COMMENT

There may be some confusion in parental circles as to why a stance is now being taken against the practice of poaching when it has been rife for decades.

Anyone with even a vague knowledge of school sport in Auckland knows that schools bend and break the rules all the time in regard to enticing and recruiting students.

Kids across the city change institutions under the facade of seeking or being offered a better education when everyone knows they are switching to bolster the sporting pedigree of their new school.

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The Herald exposed this in 2013 with a major investigative series into the practices, cultures and levels of investment in First XV rugby.

The picture back then had a worrying taint as it was clear there was a split emerging between the haves and have nots.

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The private schools and also the Catholic schools had the mechanisms in place to lure the best players and the means by which to fund the coaching and physical resources required to get ahead of the state schools.

That had always been the case but what was apparent in 2013 was the eroding ethics and morals of the institutions with the capacity to recruit.

The boundaries were being pushed.

The Herald learned that a number of secondary schools were actively targeting students at intermediate school.

It was the volume of children moving around that was most alarming and the inescapable conclusion reached that recruitment was no longer just predatory, it was big business.

There were detailed recruitment strategies in place and jobs exclusively designated to finding the next big thing.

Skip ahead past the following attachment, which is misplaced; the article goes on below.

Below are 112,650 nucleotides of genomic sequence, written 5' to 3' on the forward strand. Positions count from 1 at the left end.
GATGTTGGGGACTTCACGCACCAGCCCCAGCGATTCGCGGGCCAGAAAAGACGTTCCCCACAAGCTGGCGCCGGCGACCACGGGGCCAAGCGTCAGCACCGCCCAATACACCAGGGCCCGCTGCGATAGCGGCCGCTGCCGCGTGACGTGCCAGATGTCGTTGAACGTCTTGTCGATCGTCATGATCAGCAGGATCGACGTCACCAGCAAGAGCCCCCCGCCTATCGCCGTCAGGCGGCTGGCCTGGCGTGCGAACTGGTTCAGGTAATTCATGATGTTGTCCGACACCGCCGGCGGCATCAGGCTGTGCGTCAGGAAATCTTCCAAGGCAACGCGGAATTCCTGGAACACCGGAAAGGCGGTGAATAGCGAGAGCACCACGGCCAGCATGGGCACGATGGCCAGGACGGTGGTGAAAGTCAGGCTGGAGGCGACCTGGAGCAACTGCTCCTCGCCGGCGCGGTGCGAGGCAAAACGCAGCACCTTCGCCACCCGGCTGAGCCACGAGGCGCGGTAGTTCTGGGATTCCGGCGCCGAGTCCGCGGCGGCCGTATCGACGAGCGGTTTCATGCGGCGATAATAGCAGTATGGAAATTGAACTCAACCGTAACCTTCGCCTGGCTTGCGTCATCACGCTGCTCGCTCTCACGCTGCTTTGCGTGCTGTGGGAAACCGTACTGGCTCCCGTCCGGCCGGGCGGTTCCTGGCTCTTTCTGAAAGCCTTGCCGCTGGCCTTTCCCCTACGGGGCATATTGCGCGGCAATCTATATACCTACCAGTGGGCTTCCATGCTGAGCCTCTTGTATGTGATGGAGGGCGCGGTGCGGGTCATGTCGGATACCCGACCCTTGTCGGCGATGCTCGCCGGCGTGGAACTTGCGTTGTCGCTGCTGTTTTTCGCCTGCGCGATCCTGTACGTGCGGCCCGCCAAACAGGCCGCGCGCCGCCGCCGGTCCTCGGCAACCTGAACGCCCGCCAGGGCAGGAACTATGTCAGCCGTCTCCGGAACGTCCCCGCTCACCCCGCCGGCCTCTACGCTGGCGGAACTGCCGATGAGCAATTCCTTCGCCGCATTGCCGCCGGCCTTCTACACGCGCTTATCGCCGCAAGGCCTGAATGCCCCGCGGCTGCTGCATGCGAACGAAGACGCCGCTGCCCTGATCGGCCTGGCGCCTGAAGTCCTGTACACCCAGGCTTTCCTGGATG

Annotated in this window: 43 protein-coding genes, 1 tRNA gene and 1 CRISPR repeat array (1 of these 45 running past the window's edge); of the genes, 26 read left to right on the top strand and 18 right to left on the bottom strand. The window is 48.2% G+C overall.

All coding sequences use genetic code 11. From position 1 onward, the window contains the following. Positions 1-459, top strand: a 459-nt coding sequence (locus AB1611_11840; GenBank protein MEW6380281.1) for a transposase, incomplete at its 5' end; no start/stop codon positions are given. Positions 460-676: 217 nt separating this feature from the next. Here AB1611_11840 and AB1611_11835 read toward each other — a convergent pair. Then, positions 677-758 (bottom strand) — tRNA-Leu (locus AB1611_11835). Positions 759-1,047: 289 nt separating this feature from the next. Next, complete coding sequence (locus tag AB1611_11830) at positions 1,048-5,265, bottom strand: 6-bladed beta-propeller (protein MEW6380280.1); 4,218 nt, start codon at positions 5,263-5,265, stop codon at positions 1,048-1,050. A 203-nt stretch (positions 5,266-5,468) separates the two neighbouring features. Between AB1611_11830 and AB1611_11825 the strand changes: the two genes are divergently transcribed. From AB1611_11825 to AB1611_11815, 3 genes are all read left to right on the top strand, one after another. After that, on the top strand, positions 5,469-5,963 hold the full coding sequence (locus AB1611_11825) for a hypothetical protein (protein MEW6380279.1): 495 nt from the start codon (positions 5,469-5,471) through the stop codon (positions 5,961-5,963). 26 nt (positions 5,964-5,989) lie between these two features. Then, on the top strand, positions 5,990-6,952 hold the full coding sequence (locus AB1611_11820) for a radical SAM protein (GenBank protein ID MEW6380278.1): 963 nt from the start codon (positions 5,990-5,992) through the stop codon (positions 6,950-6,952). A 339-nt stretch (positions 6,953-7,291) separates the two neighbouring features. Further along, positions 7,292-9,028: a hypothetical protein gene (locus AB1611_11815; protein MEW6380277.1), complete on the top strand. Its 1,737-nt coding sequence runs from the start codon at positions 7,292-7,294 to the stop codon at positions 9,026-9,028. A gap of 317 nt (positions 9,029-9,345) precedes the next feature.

There were directors of rugby – not qualified teachers – earning significantly more than qualified teachers and specialist conditioning and skills coaches that meant some schools were better resourced than most Mitre 10 Cup teams.

It was apparent that there were too many adults in too many schools whose moral compass had gone on the blink.

The idea of going to school to gain an education had been virtually lost in some schools and St Kents did seem to be the one most comfortable with the idea they were unashamedly building professional rugby players and therefore didn't appear to particularly care how these students performed academically.

Their business model seemed to be that they were willing to buy rugby success in the hope it would attract fee-paying students.

Presumably, it works for them – that they shell out scholarships to the best rugby talent and effectively buy success.

Constantly winning the 1A championship is their marketing tool and so with the entire business dependent on the First XV winning, is it any wonder St Kent's embarked on an unprecedented recruitment drive after failing this year?

And that's why action has finally been taken by the other 1A schools and the decision reached to boycott St Kents next year.

Everyone is in agreement that a line has been crossed and that while poaching is rife and has gone on for an age, this sort of overt, aggressive, brazen recruitment is so lacking in ethics and morals that it can't be tolerated.

St Kents have hand-picked five highly developed, already elite players to join their ranks next year.

This is targeted, deliberate almost cynical behaviour by an institution that is supposed to be in the business of instilling within young men and women a value system and code of ethics that allow them to be good people.

These students have been offered full scholarships for one reason only – to strengthen the St Kents First XV and the other 1A schools are no longer prepared to buy the argument that the shift is about access to a better all-round education.

That line has worn thin and the other schools in the 1A believe they have no choice now but to boycott St Kents to protect the integrity and credibility of the competition.

To do nothing would be to send the most powerful message that the best way to respond to adversity is to find a loophole in the rules and exploit it.

When every other school has a disappointing season they respond by working harder – of looking at ways to improve through innovation and dedication.

But St Kents have responded with a course of action that may be within the laws of the competition but is clearly questionable given what is at stake is the emotional well-being of teenagers.

What is at stake is their education and that surely has to be considered a higher priority than winning a rugby competition.